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Good Sense Has No Room for Zero Tolerance

by David Specht

When people hear the term, “zero-tolerance” policy, they don’t often think it could be detrimental. However, that is exactly what can happen when there is no room for interpretation.

According to an Associated Press report, a black security guard in Wisconsin was fired last week for repeating a racial slur while telling a student not to use it. His firing has since been rescinded.

Doug Keillor, executive director of Madison Teachers Inc., said that the union was contacted by school officials Monday saying interim Superintendent Jane Belmore decided to rescind the firing of Marlon Anderson.

“We are very pleased,” Keillor told The Associated Press.

In a statement to staff, Belmore said she is “prepared to take appropriate steps in the current situation, and I will begin to work with our administrative team to ensure that we mitigate any harm that was caused and begin the healing process and give the board time to review our practice.”

“Our commitment to anti-racism and to use the input from community, especially our students is unwavering,” Belmore said.

Earlier, Madison School Board President Gloria Reyes said she asked the superintendent to rescind Anderson’s termination and to review the use of racial slurs in school.

“As we experienced a series of racial slurs last school year, we had to take a stand — that we would unequivocally protect students from harm. That we would never excuse the deep pain of this hateful, violent language, regardless of intent,” Reyes said.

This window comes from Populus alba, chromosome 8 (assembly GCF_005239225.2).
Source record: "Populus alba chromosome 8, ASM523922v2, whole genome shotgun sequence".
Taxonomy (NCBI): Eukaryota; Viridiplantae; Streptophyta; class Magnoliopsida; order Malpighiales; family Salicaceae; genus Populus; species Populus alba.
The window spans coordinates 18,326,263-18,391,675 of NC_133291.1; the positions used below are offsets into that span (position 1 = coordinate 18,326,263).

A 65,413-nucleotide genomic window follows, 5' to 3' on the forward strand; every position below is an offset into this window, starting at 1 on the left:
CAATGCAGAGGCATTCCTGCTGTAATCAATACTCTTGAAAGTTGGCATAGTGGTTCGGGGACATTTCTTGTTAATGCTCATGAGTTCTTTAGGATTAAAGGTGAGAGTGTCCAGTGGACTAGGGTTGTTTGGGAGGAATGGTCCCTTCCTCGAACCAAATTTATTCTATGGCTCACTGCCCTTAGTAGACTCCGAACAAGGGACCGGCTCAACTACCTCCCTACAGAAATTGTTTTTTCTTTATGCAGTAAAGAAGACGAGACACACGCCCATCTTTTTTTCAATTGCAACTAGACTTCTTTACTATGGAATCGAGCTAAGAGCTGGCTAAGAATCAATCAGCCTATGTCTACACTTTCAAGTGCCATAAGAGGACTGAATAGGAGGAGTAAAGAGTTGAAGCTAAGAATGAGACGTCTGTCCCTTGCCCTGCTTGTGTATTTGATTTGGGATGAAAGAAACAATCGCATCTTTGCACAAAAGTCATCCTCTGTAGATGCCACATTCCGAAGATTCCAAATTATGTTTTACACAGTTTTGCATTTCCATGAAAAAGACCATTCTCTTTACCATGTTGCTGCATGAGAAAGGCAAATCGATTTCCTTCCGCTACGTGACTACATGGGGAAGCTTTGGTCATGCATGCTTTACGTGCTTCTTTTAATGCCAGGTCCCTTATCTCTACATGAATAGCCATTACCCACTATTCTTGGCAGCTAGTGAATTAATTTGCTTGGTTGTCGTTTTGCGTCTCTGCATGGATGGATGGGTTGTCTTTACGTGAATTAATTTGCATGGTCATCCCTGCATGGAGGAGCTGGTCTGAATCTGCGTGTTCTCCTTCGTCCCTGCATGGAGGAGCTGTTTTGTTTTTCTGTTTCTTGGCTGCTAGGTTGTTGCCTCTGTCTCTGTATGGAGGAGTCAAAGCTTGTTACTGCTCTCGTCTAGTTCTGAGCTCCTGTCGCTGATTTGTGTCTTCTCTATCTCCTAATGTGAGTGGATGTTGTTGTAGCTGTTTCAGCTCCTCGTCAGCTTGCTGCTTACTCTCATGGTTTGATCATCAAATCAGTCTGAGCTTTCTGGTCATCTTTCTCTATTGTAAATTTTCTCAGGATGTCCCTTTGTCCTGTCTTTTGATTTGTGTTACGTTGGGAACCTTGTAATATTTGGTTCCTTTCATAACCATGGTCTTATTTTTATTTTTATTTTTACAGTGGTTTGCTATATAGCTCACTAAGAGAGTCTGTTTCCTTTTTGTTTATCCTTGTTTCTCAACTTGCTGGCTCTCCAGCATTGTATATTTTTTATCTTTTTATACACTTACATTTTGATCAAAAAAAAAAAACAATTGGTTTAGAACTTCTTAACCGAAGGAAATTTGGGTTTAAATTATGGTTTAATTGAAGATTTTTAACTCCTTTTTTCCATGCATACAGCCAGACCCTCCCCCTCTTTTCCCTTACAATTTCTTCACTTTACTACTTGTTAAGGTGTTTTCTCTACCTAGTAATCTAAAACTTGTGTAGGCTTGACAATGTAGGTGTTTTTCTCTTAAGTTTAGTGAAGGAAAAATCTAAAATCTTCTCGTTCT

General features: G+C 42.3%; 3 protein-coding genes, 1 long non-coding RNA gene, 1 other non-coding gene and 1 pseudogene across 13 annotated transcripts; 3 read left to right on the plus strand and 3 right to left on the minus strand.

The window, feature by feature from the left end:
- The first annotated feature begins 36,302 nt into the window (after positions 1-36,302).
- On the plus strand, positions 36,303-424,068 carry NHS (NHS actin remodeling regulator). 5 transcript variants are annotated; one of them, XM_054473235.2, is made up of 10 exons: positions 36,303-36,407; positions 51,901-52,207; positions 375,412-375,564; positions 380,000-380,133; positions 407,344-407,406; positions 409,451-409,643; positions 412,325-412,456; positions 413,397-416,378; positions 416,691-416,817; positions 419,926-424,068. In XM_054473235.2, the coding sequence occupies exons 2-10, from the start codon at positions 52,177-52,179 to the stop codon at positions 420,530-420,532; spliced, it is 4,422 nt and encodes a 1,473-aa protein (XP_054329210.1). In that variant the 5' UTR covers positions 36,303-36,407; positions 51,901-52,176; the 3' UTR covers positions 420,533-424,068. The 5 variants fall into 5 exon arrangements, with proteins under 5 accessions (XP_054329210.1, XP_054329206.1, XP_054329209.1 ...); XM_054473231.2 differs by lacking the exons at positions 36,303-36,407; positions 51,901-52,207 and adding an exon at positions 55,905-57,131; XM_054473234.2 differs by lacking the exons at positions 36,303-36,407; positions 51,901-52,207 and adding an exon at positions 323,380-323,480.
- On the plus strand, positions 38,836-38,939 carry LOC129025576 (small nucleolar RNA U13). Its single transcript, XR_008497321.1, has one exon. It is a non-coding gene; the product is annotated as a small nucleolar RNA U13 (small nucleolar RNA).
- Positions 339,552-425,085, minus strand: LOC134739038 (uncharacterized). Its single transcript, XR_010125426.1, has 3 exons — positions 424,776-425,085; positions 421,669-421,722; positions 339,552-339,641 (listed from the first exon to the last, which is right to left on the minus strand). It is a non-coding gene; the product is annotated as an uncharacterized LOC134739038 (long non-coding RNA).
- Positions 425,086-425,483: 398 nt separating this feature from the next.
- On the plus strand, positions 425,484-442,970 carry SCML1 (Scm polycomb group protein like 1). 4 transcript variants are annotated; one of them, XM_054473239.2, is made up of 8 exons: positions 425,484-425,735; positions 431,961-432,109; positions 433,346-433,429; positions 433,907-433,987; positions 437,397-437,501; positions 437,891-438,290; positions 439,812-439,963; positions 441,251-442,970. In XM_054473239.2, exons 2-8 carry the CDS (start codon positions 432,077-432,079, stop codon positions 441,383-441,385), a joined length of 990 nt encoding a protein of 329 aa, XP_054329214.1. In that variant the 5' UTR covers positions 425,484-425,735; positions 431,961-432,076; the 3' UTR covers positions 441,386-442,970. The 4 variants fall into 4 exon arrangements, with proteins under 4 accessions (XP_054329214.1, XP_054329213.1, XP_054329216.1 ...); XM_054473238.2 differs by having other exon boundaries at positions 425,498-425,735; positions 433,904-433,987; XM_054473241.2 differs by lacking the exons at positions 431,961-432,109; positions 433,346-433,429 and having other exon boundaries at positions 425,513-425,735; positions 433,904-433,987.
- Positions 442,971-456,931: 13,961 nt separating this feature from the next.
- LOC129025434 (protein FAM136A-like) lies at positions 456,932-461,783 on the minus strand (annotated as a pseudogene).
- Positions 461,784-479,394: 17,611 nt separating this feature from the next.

But she added: “It is important that we do not harm those that we are trying to protect.”

The firing all started when Anderson was simply doing his job. He said he was responding to a call Oct. 9 about a disruptive student when the student, who is black, called him obscenities, including the N-word. Anderson told the student not to call him that, repeating the slur.

The school district has said it has a zero-tolerance policy on employees using racial slurs.

Situations like this one are proof that zero-tolerance policies are a bad idea. Each situation is different, and a blanket approach cannot be fair, nor effective. When the term “zero tolerance” is employed, it ties the hands of administrators from otherwise sound decisions. 

It is not a stretch to think that Anderson would have never been fired if those in the school system had the leeway to make an informed decision. However, “zero tolerance” took that away.

I’m glad this system is attempting to bring some sensible policies as a result of this unfortunate situation. We all should review our own policies, whether public or private. Let good sense rule the day, not zero tolerance.

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